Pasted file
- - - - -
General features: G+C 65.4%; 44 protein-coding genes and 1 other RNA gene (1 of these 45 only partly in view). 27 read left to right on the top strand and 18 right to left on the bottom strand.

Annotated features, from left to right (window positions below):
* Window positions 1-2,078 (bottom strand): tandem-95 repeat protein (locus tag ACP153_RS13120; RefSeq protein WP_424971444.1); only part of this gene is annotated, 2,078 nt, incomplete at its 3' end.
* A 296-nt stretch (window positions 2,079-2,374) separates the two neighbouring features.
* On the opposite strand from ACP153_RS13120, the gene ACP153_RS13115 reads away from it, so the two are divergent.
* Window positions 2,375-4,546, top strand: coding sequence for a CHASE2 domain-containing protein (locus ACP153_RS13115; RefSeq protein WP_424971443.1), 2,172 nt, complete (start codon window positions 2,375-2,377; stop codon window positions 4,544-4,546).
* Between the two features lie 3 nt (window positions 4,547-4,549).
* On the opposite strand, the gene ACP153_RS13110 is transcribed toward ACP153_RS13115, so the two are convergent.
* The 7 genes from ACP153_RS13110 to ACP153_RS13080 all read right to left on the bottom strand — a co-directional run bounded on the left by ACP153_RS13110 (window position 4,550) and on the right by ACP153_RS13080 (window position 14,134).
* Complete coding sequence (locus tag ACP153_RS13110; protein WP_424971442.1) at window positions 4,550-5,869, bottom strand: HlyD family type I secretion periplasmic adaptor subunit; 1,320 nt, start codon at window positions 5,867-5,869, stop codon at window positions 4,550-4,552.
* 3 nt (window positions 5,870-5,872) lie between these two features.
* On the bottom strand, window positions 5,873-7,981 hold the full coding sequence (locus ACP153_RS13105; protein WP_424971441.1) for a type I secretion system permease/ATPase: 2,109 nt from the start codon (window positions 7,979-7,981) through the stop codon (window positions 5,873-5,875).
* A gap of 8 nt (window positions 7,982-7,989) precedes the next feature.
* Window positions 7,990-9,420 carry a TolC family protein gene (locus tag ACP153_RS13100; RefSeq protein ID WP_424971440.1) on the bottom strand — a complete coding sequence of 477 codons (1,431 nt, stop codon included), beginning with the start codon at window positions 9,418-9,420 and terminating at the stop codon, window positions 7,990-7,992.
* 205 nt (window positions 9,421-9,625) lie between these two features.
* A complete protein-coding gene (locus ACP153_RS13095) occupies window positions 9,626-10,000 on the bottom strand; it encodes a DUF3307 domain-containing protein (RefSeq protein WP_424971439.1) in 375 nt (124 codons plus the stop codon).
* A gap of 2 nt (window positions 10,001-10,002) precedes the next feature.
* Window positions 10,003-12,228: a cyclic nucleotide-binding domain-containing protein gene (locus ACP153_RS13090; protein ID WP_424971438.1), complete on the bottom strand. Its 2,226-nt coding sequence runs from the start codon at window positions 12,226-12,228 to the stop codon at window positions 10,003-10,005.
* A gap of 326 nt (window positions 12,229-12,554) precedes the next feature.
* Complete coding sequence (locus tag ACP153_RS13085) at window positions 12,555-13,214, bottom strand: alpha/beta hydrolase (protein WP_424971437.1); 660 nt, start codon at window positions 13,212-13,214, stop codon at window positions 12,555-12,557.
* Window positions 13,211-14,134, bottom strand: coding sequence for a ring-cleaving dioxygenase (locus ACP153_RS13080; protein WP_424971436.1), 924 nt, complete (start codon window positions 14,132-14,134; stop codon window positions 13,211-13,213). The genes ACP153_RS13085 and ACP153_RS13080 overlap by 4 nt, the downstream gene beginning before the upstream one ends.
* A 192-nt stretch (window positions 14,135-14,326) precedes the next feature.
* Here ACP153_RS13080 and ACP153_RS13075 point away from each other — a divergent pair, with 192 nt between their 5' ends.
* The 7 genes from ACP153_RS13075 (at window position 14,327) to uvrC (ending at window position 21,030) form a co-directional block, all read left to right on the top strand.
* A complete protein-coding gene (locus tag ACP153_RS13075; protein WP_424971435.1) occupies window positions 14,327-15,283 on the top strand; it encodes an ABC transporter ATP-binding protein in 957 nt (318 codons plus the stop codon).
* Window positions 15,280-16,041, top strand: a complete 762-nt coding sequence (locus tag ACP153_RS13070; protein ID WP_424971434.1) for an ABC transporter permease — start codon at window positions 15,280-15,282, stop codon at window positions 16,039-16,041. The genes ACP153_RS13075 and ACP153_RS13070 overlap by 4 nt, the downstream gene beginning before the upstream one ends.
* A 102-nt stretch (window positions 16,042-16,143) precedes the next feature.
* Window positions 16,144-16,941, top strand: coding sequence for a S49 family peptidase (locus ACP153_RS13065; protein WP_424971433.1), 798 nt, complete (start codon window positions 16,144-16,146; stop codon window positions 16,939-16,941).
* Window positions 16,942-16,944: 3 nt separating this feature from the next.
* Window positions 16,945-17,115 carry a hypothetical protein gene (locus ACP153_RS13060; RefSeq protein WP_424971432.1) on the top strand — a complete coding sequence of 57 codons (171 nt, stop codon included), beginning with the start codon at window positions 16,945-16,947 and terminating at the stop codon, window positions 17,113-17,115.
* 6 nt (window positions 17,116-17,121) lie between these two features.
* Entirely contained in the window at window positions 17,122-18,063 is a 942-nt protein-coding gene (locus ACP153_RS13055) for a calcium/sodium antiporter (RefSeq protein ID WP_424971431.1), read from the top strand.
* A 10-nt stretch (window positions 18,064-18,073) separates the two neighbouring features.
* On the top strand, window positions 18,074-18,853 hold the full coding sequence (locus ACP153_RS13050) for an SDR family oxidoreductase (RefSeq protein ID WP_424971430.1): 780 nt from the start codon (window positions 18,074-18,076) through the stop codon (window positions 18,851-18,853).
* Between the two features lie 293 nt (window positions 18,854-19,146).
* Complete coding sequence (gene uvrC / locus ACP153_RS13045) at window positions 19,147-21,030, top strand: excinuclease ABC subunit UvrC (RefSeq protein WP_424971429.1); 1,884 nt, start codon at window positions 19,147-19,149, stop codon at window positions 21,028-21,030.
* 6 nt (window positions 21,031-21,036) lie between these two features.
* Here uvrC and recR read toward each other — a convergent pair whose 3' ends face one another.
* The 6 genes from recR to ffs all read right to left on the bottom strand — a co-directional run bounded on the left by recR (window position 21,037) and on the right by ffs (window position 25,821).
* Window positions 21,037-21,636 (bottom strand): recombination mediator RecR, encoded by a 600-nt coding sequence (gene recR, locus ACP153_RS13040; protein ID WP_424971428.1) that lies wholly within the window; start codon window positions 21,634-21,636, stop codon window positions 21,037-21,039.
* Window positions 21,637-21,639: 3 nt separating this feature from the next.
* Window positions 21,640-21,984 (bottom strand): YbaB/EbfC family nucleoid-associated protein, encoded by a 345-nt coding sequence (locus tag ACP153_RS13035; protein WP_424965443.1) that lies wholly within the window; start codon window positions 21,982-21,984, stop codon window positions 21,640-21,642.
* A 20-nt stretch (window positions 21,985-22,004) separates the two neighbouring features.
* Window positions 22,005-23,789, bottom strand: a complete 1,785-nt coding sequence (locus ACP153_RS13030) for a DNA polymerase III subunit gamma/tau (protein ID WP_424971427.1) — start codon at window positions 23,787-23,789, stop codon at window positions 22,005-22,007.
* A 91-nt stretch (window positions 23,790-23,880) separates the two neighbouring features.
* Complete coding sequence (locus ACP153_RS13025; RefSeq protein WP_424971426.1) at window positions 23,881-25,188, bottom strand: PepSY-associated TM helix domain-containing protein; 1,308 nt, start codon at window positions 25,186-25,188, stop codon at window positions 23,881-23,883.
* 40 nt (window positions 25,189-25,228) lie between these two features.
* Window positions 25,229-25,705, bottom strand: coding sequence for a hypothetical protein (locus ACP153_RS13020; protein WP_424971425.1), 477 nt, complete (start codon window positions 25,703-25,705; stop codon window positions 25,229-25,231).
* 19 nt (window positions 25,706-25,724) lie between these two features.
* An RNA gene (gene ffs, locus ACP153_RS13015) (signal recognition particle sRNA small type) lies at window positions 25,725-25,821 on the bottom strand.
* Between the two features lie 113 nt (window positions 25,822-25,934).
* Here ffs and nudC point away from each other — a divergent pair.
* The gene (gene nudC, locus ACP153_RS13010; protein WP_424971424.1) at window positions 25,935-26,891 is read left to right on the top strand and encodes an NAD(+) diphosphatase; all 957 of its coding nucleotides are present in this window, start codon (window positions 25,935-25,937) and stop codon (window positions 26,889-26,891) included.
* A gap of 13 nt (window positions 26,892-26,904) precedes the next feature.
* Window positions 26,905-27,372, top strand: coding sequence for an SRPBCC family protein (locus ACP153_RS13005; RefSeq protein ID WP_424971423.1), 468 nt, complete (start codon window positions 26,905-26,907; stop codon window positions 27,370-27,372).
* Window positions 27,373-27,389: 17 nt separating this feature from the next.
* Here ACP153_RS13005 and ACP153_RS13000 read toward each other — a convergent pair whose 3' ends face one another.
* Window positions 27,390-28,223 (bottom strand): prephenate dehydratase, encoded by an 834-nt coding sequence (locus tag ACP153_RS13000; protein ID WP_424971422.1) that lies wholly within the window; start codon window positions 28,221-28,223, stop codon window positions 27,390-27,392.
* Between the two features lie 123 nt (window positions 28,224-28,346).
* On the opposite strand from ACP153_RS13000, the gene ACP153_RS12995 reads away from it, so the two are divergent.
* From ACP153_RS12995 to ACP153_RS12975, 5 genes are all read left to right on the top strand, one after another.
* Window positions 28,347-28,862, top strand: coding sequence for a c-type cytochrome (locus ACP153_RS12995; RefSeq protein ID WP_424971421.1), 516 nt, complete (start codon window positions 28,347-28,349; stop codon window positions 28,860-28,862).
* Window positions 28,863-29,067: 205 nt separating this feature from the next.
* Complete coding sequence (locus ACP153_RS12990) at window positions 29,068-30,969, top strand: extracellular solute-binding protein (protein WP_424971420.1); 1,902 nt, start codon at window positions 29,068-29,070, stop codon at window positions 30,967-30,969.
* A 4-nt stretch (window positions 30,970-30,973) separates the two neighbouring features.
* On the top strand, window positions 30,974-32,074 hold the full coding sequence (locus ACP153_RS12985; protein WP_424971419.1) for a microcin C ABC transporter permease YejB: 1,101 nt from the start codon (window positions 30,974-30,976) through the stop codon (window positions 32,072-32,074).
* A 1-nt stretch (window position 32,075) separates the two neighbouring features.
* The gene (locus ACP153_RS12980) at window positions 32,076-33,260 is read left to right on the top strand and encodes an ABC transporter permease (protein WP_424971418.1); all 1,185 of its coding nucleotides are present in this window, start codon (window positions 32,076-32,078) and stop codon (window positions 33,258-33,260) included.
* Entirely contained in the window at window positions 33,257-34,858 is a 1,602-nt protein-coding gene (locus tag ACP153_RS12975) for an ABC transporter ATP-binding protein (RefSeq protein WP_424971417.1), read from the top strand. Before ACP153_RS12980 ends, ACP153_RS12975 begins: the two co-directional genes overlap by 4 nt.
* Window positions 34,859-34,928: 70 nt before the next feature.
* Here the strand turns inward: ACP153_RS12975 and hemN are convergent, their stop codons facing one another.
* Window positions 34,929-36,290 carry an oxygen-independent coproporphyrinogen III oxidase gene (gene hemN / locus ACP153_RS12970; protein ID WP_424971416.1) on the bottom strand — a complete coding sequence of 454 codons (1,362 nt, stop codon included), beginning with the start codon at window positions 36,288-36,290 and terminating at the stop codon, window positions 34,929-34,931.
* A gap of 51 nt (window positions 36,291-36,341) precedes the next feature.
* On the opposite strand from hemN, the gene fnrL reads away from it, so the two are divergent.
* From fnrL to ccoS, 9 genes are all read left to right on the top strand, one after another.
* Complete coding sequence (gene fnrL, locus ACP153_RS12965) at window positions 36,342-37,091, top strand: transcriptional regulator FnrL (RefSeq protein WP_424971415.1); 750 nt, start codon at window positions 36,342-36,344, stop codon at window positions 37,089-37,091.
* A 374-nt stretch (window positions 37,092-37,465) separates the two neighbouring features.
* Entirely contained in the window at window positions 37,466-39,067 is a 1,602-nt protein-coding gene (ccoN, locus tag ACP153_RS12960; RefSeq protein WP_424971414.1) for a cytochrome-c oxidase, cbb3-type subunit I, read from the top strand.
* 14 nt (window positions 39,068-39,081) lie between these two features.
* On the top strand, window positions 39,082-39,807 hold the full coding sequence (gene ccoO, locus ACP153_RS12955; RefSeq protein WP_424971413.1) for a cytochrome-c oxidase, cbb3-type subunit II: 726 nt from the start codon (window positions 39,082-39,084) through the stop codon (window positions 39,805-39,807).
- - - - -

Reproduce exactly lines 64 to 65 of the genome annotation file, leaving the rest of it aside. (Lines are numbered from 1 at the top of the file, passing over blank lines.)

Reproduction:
* Complete coding sequence (locus ACP153_RS12990) at window positions 29,068-30,969, top strand: extracellular solute-binding protein (protein WP_424971420.1); 1,902 nt, start codon at window positions 29,068-29,070, stop codon at window positions 30,967-30,969.
* A 4-nt stretch (window positions 30,970-30,973) separates the two neighbouring features.